5,000 Steps Reduces Risk of Death, Study Suggests

The number of steps you need to take each day to start experiencing health benefits is lower than previously believed, according to the most extensive study to date. In fact, 5,000 steps everyday is better than none.

Walking has been scientifically proven to help with one's health, from losing a couple of pounds to becoming more active. Now, scientists say even a short walk can really help with lowering one's risk of becoming ill.

The study, published in the European Journal of Preventive Cardiology, found that walking 2,337 steps per day decreased the risk of dying from cardiovascular diseases, while walking at least 3,967 steps per day decreased the risk of dying from any cause.

Walking, no matter what amount, is beneficial according to new research of 226,889 people from 17 different studies conducted globally. Every additional 500 to 1,000 steps you walk lowers your risk of passing away from cardiovascular disease.

The chance of dying from any cause decreased by 15%, with an increase of 1,000 steps per day. On the other hand, the risk of dying from cardiovascular disease was reduced by 7%, with an increase of 500 steps per day.

Researchers at the Medical University of Lodz in Poland and the Ciccarone Center for the Prevention of Cardiovascular Disease at Johns Hopkins University School of Medicine, led by Maciej Banach, found that the health advantages increased even if people took as many as 20,000 steps daily.

They have yet to discover an upper bound.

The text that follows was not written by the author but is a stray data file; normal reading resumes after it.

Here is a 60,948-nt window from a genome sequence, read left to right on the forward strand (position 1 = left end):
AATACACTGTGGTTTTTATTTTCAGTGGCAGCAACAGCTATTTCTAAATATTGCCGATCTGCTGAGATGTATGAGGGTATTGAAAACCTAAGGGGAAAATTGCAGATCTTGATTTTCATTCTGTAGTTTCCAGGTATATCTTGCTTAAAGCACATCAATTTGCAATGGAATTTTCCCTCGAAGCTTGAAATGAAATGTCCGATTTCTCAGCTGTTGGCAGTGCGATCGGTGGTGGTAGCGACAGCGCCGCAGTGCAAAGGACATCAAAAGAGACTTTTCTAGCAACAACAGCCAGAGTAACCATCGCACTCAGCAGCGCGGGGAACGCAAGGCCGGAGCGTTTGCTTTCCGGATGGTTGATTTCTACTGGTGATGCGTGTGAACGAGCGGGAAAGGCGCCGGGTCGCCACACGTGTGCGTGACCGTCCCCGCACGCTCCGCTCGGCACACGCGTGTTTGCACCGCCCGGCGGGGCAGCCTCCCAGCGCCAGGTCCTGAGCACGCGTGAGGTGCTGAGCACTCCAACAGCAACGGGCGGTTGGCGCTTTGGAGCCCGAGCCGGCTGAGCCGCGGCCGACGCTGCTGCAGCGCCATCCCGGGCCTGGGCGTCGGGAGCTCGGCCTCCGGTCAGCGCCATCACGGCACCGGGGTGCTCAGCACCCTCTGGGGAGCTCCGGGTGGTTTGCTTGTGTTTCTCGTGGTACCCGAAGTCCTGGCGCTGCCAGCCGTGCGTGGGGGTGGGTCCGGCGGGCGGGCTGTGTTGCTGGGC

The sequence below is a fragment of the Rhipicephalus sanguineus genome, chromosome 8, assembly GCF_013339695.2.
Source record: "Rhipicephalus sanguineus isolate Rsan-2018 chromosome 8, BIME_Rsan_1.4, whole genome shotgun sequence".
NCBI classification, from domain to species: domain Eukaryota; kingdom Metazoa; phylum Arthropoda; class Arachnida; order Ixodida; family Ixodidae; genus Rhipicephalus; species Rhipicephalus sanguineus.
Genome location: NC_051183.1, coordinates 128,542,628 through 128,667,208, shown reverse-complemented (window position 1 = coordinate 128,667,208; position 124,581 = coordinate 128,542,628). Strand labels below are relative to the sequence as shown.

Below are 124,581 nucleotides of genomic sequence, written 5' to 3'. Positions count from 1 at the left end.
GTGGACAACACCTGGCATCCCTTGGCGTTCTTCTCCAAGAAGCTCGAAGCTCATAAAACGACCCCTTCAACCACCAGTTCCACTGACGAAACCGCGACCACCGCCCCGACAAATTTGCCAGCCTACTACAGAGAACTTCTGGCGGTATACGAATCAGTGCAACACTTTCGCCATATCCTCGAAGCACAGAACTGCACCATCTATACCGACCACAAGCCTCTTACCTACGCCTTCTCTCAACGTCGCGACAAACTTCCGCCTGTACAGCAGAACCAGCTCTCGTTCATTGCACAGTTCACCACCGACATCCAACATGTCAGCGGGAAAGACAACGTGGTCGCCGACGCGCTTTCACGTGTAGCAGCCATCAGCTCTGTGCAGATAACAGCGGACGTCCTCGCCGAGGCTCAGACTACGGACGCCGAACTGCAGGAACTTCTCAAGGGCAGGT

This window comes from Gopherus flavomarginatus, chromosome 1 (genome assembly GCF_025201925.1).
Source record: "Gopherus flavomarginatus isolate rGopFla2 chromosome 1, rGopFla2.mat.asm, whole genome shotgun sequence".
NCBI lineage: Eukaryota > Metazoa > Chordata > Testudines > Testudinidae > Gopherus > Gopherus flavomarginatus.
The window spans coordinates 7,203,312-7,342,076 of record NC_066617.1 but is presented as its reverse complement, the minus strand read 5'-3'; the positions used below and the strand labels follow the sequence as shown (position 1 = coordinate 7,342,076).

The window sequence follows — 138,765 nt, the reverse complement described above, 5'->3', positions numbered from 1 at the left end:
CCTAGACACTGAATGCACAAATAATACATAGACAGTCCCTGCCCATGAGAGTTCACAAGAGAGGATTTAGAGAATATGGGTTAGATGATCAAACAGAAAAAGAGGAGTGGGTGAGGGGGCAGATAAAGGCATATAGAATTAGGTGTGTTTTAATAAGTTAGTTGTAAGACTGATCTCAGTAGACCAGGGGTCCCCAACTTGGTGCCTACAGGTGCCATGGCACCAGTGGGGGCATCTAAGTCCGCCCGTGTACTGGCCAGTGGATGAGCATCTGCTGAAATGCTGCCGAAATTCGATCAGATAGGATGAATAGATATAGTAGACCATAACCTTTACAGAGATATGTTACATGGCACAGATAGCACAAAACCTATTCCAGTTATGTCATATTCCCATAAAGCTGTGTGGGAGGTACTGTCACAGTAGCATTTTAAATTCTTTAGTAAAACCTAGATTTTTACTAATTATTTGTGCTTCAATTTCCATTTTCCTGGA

Our study confirms that the more you walk, the better. We found that this applied to both men and women, irrespective of age, and irrespective of whether you live in a temperate, sub-tropical or sub-polar region of the world, or a region with a mixture of climates. In addition, our analysis indicates that as little as 4,000 steps a day are needed to significantly reduce deaths from any cause, and even fewer to reduce deaths from cardiovascular disease.

- Maciej Banach

Strong evidence suggests that a sedentary lifestyle may raise the risk of cardiovascular disease and shorten lifespan. Studies have found that approximately 25% of the world's population suffers from inadequate physical exercise. People in higher-income nations than lower-income countries and more women than males do not engage in enough physical activity.

According to the lead author, Ibadete Bytyçi of the University Clinical Centre of Kosovo, it hasn't always been clear how many steps are ideal, both in terms of the thresholds over which we can begin to experience health benefits and the upper limit, if any, and the significance of this for people's health.

He emphasized that more significant populations need to be tested to corroborate these findings because there aren't enough data points available on step counts up to 20,000 per day.

This meta-analysis is the first to evaluate the impact of walking up to 20,000 steps per day and to see whether there are any variations based on age, sex, or geographic location. The researchers tracked participants in the trials they examined for, on average, seven years.

The participants' average age was 64, and 49% were female. The mortality risk reduction was lower in those 60 years of age and older than in those under 60. Those older persons who walked between 6,000 and 10,000 steps per day had a 42% reduction in risk, whereas younger adults who walked between 7,000 and 13,000 steps per day saw a 49% reduction in risk.

Both strengths are the meta-analysis's size and the fact that it was open to looking at studies with a daily step restriction of at most 16,000. Since it was observational research, its limitations include the inability to establish causality — only that higher step counts are related to a decreased chance of mortality.

Since all the participants in the research were in generally good health, the effect of step counts on persons with various disorders was not examined. The researchers did not consider race and socioeconomic level disparities, and different studies used different ways to quantify steps in this meta-analysis.


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